“What I want countries in the Horn of Africa, the world in the east and west alike and all others to understand in good faith is our genuine interest and our problems,” the PM pleaded. Completely dismissing comments that Ethiopia might be forcing its way to the Red Sea, the Abiy said that what Ethiopia is saying is “let’s discuss it under the rules of business”.

Can Ethiopia Peacefully Secure a Port?

Kjetil Tronvoll, Professor of Peace and Conflict Studies at Oslo New University College, with a specialization in Eritrea and Ethiopia, said PM Abiy Ahmed is utilizing what is called “constructive ambiguity” in his statements which involves the use of language with layers of meanings.

His statements go beyond access to a port, and have implicit references to the historical claim for territorial sea waters (to be harvested for resources) and as a security zone (for navy). “Packed into it [the PM’s speech] was Ethiopia’s historical claim to parts of current-day Eritrea, and a rhetorical construction of an “Afar polity” (uniting Eritrean Afars with the Ethiopian Afars and Djibouti), and through such a construction Ethiopia would be given access to the Red Sea,” the professor said.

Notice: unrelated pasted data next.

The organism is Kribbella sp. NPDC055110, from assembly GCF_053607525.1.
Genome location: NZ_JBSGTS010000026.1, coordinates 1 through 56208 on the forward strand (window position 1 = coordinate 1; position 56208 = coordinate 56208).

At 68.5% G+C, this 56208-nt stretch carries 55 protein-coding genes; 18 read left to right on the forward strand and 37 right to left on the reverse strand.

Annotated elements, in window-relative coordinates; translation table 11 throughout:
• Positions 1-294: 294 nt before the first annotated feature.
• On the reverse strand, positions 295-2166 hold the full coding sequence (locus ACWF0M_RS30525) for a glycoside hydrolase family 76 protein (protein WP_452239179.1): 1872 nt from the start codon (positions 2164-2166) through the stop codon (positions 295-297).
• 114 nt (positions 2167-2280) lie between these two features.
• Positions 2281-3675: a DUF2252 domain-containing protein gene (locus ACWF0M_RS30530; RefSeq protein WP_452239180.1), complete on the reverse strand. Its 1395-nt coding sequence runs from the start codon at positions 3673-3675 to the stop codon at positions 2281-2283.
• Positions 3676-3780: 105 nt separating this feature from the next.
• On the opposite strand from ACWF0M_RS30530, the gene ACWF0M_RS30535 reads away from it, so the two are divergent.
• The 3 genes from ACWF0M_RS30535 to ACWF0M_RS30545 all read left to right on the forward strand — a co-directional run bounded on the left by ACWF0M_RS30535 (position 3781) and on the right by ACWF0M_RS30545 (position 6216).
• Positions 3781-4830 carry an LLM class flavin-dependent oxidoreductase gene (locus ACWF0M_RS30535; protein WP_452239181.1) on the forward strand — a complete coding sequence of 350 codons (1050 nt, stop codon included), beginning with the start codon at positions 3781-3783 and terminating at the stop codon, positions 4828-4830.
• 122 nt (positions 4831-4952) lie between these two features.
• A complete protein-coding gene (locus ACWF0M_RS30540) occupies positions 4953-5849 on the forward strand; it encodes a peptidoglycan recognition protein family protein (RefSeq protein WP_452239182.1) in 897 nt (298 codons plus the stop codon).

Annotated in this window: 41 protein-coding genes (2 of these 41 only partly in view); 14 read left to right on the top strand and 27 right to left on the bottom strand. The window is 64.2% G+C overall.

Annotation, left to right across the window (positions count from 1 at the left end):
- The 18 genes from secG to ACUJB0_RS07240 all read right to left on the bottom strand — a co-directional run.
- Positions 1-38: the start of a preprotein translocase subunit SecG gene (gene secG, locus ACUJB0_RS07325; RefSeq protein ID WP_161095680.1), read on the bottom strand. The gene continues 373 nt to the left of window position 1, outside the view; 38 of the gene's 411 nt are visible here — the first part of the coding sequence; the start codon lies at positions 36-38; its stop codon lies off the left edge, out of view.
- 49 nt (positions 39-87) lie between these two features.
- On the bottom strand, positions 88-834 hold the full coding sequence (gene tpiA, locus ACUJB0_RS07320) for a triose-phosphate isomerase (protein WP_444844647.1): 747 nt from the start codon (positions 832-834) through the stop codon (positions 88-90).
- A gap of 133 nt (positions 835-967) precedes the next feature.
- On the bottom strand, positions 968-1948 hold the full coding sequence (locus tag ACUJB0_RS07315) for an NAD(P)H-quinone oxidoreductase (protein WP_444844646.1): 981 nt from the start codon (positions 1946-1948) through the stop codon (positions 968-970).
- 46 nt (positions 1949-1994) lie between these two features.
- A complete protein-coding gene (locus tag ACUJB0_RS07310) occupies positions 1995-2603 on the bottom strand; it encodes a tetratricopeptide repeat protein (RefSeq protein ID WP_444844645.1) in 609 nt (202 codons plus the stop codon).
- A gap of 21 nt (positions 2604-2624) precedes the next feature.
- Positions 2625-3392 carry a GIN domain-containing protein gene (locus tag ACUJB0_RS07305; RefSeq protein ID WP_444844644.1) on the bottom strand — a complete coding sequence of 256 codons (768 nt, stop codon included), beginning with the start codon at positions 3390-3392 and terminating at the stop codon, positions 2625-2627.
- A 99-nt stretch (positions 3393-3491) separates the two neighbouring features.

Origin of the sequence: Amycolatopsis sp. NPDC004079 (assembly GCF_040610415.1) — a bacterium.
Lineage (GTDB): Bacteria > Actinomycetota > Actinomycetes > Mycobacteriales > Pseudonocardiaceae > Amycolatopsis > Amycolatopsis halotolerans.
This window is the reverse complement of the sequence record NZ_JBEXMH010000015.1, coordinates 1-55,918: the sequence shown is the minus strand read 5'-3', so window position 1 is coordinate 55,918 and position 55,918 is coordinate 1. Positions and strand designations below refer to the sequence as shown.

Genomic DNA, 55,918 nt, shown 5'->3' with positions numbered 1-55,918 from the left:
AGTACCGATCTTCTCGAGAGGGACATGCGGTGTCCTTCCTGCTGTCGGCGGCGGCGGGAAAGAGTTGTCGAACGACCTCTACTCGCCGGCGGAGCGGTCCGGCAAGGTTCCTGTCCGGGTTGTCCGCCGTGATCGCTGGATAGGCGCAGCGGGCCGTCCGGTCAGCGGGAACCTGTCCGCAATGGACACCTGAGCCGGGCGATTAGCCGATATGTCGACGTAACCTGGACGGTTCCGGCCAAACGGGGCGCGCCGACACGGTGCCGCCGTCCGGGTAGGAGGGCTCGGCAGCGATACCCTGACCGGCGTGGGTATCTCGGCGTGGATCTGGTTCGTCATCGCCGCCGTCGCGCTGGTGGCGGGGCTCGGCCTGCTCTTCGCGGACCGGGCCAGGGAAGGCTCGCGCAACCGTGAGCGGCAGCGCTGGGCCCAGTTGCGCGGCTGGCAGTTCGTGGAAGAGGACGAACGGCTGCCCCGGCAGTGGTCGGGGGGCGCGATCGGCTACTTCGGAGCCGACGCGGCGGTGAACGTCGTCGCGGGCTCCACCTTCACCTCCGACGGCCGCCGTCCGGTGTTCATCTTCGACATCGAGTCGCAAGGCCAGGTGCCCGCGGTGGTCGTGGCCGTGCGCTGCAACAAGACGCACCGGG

Negera Gudeta, a researcher on peace and conflict and a doctoral candidate at the Institute of Peace and Security at Addis Ababa University said the PM’s initial remarks which has sentiments of securing direct access to the Red Sea through carrot and stick approach  wasn’t received with open arms by the three countries compelling them to react aggressively, with issues of sovereignty and territorial integrity dominating their reactions.

He argues that PM Abiy’s speech was presumed as a de-facto declaration of war and an attempt of territorial expansion against the neighboring countries which was underpinned by historical factors, most arguably during Ethiopia’s imperial past, the effect of which makes the prospect of peaceful settlement of Ethiopia’s quest impractical.

Had Ethiopia’s neighboring countries been stable democracies, with accountable and transparent political procedures guaranteeing long-term fulfillment agreements, port access could have been easily negotiated…”

Kjetil Tronvoll, expert on peace and conflict